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Column: A Word, Please: When writing about doing without, forgo the E

“That August Leopoldo and Felicidad forwent vacation away from the city and waited for the baby to arrive in ‘the sad, dusty Madrid of summer.’”

This passage, which begins chapter 15 of “The Age of Disenchantments” by Aaron Shulman, effectively piques the reader’s curiosity about the protagonists, raising any number of intriguing questions about what happens next, what makes Madrid seem “sad” at that time of year and how that melancholia portends for the couple and their family.

But to wordy types, one question obscures all the others. That question was expressed as a single word by a copy editor posting on social media: “Forwent”?

As editors, we try to discourage writers from using words that distract from the message of the sentence.

Writers don’t always see things the same way. They have other objectives, and interesting language that delivers a little jolt can be exactly what they’re aiming for. So no one’s wrong here.

But as someone whose job is to look for language that might get in the way of the message, I share the copy editor’s query: “Forwent”?

Is this the proper past tense of “forgo”? Is it, perhaps, also the past tense of “forego”? If so, why does it seem so odd? Even if it’s correct, should it be replaced?

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Let’s start by looking at “forgo” — for my money, one of the most misused words in writing. People tend to assume there’s an E in there: forego. And spell-checkers don’t correct them. That’s because “forego” is also a word. It’s just not the word people usually want.

In fact, I don’t think I’ve ever seen “forego” used correctly and on purpose. Here’s Merriam-Webster’s: “forego: to go before; precede.” So if you were talking about someone whose reputation preceded him, you’d say, “The story of his mishap foregoes him.”

And, really: How often do you hear something like that?

The past tense forms are even weirder: “The story of his mishap forewent him” shows the proper simple past tense. Here’s the past participle in action: “The story of his mishap has foregone him.” Not a popular turn of phrase.

Interestingly, this “foregone” does live on in one tiny corner of the language: a “foregone conclusion” uses this past participle as a modifier. The expression is so ingrained that Merriam’s online dictionary even has an entry for the whole phrase.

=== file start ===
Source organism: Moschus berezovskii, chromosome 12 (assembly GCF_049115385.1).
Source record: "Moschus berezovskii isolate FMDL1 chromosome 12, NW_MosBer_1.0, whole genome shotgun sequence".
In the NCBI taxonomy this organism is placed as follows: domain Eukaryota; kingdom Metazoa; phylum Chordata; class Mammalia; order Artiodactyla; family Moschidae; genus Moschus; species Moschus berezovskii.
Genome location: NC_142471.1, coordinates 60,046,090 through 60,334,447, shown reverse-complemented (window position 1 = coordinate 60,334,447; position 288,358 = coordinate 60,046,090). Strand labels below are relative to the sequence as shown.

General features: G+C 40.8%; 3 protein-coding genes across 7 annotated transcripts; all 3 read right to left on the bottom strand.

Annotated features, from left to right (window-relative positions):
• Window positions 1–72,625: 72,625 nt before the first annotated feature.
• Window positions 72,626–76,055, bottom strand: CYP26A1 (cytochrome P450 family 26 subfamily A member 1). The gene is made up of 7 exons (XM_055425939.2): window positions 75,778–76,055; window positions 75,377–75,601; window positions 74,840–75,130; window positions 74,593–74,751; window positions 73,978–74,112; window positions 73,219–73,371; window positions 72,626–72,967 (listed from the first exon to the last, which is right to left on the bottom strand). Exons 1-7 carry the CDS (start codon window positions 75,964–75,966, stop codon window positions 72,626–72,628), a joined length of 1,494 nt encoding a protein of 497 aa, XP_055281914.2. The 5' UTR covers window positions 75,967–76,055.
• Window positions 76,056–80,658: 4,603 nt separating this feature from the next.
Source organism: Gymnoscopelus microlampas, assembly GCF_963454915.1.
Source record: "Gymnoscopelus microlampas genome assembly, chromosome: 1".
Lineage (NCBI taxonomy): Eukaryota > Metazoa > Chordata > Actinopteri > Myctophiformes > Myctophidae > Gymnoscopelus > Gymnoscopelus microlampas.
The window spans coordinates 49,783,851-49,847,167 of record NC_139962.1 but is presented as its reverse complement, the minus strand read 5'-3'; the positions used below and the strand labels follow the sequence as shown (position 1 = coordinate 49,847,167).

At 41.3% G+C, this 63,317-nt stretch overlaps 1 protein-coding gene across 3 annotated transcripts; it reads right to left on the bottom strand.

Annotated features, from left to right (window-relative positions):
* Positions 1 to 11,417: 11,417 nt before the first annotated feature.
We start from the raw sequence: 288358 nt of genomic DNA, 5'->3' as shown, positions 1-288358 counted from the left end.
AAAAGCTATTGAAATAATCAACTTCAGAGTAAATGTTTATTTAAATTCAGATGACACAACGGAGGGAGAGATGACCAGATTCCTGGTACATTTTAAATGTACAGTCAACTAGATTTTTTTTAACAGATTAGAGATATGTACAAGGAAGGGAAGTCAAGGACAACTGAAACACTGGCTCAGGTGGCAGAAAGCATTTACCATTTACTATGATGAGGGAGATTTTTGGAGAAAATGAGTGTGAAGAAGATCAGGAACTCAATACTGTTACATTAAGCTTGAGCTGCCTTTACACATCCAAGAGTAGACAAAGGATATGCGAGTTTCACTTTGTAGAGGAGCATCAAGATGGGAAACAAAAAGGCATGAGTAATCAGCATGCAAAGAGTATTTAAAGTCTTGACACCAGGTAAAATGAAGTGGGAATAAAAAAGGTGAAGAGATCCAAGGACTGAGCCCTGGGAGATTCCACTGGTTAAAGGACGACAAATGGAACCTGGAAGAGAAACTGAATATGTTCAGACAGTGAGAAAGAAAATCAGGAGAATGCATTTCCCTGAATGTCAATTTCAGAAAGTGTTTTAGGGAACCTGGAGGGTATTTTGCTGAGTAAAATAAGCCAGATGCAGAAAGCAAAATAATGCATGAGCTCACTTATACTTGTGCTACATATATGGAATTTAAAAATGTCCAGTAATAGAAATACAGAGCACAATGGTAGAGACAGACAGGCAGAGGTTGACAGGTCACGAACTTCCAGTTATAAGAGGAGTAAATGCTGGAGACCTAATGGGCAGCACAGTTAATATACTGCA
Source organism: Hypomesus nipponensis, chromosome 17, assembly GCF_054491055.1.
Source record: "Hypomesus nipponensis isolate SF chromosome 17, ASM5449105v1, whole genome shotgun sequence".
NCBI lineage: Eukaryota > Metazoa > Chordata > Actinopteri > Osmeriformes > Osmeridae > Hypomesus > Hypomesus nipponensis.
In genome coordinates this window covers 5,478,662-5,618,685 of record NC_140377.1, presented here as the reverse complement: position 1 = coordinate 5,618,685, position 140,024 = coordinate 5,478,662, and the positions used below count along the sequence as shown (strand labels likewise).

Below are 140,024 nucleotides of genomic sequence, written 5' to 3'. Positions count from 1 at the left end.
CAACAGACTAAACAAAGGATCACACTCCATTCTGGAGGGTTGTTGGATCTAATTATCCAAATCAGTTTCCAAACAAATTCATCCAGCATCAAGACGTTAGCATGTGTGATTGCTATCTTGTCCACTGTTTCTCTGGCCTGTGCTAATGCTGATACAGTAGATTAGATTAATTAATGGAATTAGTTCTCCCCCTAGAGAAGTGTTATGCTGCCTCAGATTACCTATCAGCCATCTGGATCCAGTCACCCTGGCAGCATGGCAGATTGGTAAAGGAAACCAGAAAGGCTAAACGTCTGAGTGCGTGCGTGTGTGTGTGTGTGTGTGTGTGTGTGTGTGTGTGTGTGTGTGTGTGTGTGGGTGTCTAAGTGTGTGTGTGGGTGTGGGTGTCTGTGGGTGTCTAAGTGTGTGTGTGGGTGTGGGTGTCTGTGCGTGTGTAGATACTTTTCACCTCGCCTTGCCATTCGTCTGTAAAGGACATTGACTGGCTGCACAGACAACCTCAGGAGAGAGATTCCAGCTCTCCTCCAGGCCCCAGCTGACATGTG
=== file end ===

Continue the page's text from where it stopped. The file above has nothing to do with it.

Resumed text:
“A foregone conclusion: something certain to happen. ‘At this point, his victory seemed to be a foregone conclusion.” So, yes, that’s the same forego we never use in the present tense.

The word we do sometimes use — or try to use — is “forgo.” That means to do without. As Merriam’s defines it, to “forgo” is “to give up the enjoyment or advantage of; do without.”

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For example, “Those guys never forgo an opportunity to turn a profit.”

Note that it has no E. Any copy editor will tell you that most writers put an E in there anyway. We know because it’s our job to take it out.

Google “forego” misused in an example phrase of your choosing, and you’ll see that it’s a very popular error. I got 640,000 hits for “I had to forego,” with examples like “I had to forego my own creative projects” and “I had to forego a lot of immediate financial rewards.” Again, those should be “forgo.”

The past forms of “forgo” are uncommon, bordering on odd. The simple past tense is “forwent”: “When they were in business, those guys never forwent an opportunity to profit.” That form is so uncommon that my Microsoft Word spell-checker flags it as an error.

The past participle is “forgone”: “In all their years in business, those guys have never forgone an opportunity to profit.”

This brings us back to the sentence that started our discussion: “Leopoldo and Felicidad forwent vacation.” Yes, it’s ungainly. Yes, it seems weird. But, as a dictionary will tell you, it is correct.

June Casagrande is the author of “The Joy of Syntax: A Simple Guide to All the Grammar You Know You Should Know.” She can be reached at